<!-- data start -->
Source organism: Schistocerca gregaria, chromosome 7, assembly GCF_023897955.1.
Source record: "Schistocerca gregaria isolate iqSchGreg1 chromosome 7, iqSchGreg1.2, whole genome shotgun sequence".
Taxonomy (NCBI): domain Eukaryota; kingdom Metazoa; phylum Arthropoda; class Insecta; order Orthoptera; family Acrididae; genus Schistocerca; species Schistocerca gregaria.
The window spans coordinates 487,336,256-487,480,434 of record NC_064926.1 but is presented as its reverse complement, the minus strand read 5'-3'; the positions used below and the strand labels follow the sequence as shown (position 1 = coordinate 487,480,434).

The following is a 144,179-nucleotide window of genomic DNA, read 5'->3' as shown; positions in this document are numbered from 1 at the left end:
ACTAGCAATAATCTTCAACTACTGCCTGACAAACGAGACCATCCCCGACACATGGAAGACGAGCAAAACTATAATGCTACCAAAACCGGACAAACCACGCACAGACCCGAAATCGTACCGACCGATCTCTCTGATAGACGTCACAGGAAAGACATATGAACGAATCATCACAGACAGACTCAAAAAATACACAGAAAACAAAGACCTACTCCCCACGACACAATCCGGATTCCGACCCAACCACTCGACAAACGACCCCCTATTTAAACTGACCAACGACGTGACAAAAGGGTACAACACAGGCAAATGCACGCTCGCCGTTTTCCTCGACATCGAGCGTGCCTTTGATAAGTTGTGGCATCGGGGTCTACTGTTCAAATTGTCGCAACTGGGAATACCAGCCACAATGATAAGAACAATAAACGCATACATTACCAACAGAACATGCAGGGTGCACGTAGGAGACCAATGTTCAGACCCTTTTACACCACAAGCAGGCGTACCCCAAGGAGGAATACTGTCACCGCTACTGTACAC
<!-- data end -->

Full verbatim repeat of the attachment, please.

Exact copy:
Source organism: Schistocerca gregaria, chromosome 7, assembly GCF_023897955.1.
Source record: "Schistocerca gregaria isolate iqSchGreg1 chromosome 7, iqSchGreg1.2, whole genome shotgun sequence".
Taxonomy (NCBI): domain Eukaryota; kingdom Metazoa; phylum Arthropoda; class Insecta; order Orthoptera; family Acrididae; genus Schistocerca; species Schistocerca gregaria.
The window spans coordinates 487,336,256-487,480,434 of record NC_064926.1 but is presented as its reverse complement, the minus strand read 5'-3'; the positions used below and the strand labels follow the sequence as shown (position 1 = coordinate 487,480,434).

The following is a 144,179-nucleotide window of genomic DNA, read 5'->3' as shown; positions in this document are numbered from 1 at the left end:
ACTAGCAATAATCTTCAACTACTGCCTGACAAACGAGACCATCCCCGACACATGGAAGACGAGCAAAACTATAATGCTACCAAAACCGGACAAACCACGCACAGACCCGAAATCGTACCGACCGATCTCTCTGATAGACGTCACAGGAAAGACATATGAACGAATCATCACAGACAGACTCAAAAAATACACAGAAAACAAAGACCTACTCCCCACGACACAATCCGGATTCCGACCCAACCACTCGACAAACGACCCCCTATTTAAACTGACCAACGACGTGACAAAAGGGTACAACACAGGCAAATGCACGCTCGCCGTTTTCCTCGACATCGAGCGTGCCTTTGATAAGTTGTGGCATCGGGGTCTACTGTTCAAATTGTCGCAACTGGGAATACCAGCCACAATGATAAGAACAATAAACGCATACATTACCAACAGAACATGCAGGGTGCACGTAGGAGACCAATGTTCAGACCCTTTTACACCACAAGCAGGCGTACCCCAAGGAGGAATACTGTCACCGCTACTGTACAC